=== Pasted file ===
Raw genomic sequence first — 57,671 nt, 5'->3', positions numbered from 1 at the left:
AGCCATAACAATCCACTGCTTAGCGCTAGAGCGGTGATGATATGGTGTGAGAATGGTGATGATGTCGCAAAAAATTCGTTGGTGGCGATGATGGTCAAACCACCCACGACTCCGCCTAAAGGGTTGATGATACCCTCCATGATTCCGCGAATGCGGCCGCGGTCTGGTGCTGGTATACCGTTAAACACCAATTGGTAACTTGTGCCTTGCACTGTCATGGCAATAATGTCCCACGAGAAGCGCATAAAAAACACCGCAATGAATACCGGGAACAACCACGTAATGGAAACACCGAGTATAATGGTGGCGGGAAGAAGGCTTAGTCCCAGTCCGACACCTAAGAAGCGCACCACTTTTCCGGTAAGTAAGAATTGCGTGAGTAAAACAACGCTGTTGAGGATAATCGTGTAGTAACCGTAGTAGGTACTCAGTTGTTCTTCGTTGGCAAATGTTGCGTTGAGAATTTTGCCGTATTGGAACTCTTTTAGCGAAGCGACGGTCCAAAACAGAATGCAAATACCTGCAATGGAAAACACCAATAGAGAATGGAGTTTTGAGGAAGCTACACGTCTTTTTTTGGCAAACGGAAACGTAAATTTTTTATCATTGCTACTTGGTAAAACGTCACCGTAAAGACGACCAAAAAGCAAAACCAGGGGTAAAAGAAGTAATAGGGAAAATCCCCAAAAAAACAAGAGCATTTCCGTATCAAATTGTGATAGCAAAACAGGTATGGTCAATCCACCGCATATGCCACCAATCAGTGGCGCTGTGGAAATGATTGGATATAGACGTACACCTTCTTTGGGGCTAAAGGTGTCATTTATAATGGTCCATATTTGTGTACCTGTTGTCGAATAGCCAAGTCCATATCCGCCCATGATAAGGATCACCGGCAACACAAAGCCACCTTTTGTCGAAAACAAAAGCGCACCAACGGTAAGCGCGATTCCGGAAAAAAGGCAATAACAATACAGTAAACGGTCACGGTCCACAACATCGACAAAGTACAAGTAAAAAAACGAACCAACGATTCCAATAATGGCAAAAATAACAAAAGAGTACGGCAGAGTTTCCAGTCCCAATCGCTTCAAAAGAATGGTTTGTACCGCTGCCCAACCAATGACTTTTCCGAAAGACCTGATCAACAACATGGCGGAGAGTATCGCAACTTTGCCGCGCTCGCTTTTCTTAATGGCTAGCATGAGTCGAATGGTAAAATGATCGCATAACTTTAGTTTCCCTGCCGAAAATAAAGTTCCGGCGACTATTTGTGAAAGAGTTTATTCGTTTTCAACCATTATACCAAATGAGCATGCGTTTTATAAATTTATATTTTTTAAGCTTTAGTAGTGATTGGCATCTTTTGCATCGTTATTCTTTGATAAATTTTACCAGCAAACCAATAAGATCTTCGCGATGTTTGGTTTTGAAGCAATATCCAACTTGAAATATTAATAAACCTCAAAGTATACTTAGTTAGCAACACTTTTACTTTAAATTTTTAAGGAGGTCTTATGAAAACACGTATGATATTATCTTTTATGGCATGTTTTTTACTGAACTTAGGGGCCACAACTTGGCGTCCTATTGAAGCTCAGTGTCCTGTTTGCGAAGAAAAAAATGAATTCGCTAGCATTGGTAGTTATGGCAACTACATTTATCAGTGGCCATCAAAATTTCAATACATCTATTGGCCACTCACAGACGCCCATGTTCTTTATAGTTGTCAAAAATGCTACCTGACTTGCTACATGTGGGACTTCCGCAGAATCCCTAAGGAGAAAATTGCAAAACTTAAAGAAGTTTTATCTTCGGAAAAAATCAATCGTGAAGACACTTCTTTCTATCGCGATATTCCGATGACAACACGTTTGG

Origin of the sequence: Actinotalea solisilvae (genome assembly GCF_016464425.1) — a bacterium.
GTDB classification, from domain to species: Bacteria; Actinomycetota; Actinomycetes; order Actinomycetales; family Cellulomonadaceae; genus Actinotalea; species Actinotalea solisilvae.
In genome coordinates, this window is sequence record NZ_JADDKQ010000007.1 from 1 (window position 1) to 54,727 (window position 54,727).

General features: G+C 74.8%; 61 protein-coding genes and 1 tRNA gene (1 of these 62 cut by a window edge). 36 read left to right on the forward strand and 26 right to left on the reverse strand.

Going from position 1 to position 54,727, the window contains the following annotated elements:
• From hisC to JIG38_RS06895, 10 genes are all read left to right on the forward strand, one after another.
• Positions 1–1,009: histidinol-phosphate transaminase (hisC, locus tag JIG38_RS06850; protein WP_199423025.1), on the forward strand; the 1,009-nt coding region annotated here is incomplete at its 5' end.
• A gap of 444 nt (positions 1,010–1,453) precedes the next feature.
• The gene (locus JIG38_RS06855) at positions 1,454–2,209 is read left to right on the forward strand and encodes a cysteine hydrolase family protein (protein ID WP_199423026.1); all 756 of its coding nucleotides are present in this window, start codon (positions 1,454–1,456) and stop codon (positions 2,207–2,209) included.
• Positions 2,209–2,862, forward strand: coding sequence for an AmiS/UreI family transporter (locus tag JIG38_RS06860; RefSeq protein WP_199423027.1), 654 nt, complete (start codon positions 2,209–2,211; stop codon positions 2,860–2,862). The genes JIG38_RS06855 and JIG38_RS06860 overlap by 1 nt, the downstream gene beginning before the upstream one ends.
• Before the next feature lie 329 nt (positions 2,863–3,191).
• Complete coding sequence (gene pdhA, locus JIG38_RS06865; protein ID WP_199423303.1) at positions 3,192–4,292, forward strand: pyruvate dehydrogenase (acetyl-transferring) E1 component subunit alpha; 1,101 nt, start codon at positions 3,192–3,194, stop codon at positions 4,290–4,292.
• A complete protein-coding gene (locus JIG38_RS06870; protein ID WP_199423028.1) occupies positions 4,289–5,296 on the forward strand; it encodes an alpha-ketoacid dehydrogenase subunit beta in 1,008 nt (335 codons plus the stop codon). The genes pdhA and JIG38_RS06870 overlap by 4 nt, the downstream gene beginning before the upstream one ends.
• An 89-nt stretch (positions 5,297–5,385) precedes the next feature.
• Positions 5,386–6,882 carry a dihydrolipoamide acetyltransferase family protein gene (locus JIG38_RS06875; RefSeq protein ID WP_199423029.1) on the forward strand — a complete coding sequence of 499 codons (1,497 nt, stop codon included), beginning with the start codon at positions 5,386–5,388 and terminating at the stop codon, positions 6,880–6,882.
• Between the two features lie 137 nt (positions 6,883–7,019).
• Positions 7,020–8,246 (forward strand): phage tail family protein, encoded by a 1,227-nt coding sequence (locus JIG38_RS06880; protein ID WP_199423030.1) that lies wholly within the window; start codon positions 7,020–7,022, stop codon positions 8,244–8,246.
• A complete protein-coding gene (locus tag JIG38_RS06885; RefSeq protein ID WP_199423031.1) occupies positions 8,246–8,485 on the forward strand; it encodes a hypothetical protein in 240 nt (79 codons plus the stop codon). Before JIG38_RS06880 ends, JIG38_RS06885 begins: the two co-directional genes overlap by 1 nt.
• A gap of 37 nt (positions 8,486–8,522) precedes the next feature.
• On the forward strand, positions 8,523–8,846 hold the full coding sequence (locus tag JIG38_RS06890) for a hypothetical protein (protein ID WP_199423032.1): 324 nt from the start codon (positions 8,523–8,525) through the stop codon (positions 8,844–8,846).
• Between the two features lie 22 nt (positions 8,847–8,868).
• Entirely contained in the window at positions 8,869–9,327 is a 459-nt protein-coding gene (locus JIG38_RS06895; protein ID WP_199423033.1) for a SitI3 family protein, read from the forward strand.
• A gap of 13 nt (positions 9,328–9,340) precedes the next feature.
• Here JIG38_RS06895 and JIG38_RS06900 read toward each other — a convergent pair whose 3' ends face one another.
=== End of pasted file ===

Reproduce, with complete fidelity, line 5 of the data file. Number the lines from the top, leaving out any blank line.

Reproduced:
In genome coordinates, this window is sequence record NZ_JADDKQ010000007.1 from 1 (window position 1) to 54,727 (window position 54,727).